U.S. Representative
Bill Thomas

The Golden Leash Award

The Golden Leash is a symbol of the ties between special interest money and elected officials. It is awarded to Members of Congress who demonstrate egregious conduct in the quid pro quo practice of dollar democracy.

Take A Half-Million and Call Me In The Morning
Rep. Bill Thomas (R-CA) and the Health Care Industry

Who's on the Leash?
Representative Bill Thomas (R-CA)
Press Release


Many members of Congress get large political contributions from health care interests. But not many take as much money -- or are as well situated to do something in exchange -- as Rep. Bill Thomas (R-CA).

When the Republicans took over the House of Representatives in the 1994 elections, Thomas rose to the chairmanship of the House Ways and Means Health Subcommittee. Since then he has taken on other leadership positions in Congress dealing with health care. He is administrative chairman of the National Bipartisan Commission on the Future of Medicare, and he is also on the GOP task force that is attempting to develop a Republican consensus on health care reform.

Between 1991 and 1998, Thomas collected more than half a million dollars -- $535,648 -- from hospitals, HMOs, physicians, health insurance companies and other health care interests.1 In the 1996 elections, Thomas ranked third in the House for contributions from the health care industry, excluding contributions from the insurance industry.2

Today, Thomas remains a faithful champion of the interests of his health care contributors over the interests of the public at large. In Congress, Thomas is:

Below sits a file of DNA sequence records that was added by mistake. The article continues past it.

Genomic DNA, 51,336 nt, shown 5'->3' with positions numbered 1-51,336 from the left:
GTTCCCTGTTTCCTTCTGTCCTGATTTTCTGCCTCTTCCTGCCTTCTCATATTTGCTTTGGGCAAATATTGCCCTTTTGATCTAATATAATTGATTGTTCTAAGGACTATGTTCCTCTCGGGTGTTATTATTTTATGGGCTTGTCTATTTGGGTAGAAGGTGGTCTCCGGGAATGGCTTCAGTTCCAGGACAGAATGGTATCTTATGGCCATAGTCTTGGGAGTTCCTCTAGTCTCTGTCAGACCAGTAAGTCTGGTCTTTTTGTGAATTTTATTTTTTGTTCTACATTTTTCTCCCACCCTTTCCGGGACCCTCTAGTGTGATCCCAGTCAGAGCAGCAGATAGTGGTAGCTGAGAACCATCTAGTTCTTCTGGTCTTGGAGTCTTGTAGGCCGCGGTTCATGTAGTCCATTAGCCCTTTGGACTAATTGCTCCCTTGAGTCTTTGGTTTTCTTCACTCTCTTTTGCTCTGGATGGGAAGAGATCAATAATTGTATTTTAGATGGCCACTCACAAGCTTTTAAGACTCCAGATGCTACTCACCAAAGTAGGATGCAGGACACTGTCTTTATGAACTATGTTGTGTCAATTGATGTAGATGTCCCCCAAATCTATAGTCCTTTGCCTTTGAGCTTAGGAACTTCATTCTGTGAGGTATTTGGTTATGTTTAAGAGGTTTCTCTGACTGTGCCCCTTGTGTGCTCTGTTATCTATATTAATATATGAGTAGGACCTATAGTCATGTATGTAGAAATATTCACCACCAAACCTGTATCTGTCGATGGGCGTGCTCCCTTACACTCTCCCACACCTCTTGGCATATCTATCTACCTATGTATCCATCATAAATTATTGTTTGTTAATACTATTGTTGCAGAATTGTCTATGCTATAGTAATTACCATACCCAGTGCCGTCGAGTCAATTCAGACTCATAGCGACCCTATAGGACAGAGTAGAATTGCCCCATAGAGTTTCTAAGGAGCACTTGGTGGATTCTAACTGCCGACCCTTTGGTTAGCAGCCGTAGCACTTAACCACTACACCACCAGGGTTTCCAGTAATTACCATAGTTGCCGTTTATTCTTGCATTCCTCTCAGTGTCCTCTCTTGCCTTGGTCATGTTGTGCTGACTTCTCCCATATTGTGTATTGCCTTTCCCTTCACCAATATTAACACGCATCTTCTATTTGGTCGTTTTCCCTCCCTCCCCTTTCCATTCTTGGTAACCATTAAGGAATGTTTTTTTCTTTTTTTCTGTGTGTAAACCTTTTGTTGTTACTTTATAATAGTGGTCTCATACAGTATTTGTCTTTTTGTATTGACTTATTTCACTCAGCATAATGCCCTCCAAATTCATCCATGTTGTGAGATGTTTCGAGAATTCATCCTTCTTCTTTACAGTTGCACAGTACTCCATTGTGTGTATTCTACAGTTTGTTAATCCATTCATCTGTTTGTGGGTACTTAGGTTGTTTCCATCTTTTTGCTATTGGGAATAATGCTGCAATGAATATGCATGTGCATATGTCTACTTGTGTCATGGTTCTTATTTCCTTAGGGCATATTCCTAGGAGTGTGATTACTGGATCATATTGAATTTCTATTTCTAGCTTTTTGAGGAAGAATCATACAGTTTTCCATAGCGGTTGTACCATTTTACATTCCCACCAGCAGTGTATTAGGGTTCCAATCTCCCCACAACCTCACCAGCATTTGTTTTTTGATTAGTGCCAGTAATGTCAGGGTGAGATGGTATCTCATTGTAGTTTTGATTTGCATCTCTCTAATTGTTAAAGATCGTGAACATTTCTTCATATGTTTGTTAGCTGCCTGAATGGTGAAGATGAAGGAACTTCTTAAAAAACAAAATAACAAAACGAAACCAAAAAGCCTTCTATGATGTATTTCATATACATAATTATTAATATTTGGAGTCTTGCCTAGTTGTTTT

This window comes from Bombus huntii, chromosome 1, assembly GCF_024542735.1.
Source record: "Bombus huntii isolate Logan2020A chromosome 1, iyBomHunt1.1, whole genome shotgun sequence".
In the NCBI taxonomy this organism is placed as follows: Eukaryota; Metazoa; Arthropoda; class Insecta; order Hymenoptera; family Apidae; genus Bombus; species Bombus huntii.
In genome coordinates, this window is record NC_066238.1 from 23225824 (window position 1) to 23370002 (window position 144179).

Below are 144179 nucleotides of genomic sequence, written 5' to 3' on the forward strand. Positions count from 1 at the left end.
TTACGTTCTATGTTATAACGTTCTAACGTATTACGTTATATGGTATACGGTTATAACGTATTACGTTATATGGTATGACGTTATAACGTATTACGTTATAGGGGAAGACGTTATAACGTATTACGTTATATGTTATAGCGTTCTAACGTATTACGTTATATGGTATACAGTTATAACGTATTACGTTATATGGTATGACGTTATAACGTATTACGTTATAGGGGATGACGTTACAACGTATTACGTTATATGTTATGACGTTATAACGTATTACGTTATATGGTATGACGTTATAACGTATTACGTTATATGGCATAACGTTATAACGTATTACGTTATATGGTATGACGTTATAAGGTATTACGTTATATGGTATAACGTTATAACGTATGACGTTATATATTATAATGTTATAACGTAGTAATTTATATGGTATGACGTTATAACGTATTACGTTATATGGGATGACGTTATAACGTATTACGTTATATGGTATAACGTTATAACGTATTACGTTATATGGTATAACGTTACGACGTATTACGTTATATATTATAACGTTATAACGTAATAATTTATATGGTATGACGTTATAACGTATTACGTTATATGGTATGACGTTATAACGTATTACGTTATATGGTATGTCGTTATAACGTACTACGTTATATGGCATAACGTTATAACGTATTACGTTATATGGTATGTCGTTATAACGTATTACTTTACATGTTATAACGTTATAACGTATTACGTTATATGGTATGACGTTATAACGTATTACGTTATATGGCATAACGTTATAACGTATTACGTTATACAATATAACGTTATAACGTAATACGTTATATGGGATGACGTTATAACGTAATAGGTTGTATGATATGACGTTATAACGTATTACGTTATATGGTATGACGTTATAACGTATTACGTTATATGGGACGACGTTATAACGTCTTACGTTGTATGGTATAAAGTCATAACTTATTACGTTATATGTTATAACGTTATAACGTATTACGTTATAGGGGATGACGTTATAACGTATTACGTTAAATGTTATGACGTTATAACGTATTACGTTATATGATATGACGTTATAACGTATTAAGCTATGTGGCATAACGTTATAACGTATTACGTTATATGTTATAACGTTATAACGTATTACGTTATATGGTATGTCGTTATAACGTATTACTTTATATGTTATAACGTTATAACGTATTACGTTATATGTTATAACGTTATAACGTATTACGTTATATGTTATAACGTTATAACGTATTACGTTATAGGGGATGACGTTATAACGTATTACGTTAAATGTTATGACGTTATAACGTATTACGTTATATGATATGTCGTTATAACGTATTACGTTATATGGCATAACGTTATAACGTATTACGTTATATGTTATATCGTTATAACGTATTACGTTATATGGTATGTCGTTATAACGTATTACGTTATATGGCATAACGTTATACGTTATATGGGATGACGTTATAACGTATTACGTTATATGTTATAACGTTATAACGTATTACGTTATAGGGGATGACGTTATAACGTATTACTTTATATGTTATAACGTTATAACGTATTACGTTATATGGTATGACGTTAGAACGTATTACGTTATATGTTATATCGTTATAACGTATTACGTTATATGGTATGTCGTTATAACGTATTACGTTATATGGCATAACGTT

Despite predictions that the rise of managed care would reduce spiraling health care costs and therefore make health care more widely accessible, the nation's health care woes are as bad as they ever were. In particular, costs are rising, the percentage of people with insurance is dropping, patients' rights are eroding, and choices are more limited.

Costs continue to rise. In 1996, the average amount spent per person for health care in the U.S., after adjustment for inflation, was about $3,800, more than double what was paid twenty years ago.3 This amount includes what is spent by all sources -- employers, consumers, and taxpayers. As a percentage of household income, the amount that people spend out-of-pocket has been increasing. In 1996, such expenses accounted for 14 percent of the median household income in the country.4

Forty-one million Americans lack any kind of insurance, a number expected to rise to 50 million by the 21st century.5 According to the U.S. General Accounting Office, between 1980 and 1995, the population covered by private health insurance actually decreased from 79.5 percent to 70.5 percent. Private health insurance coverage for children, people who retire early, and low-income families has declined more rapidly than for the rest of the population.6

What's more, 31 million Americans who do have private insurance are underinsured -- at risk of facing "ruinous out-of-pocket expenses if they get seriously ill," according to a recent report by Consumers Union, publisher of Consumer Reports. There are several ways that families may find themselves on the verge of financial disaster because of health care expenses. They may have a plan that doesn't cover prescription drugs which could mean catastrophe if, for example, a family member needs expensive chemotherapy for cancer treatment, or medication for chronic problems such as heart disease or diabetes. Families may also find themselves in trouble if their plan includes a lifetime limit on benefits, or if it lacks a cap on how much they must pay out-of-pocket.7

Legal loopholes also prevent consumers from holding managed care plans accountable when they make irresponsible decisions. A 1974 law known as the Employee Retirement Income Security Act (ERISA) granted substantial immunity to employers and insurance plans and preempted state regulation of HMOs. The idea was to encourage employers to offer health insurance nationwide, bestowing a benefit on consumers. With the rise of managed care, however, the law is now hurting consumers, according to groups such as the Center for Patient Advocacy, because it prevents patients from recovering damages when harmed by an HMO.8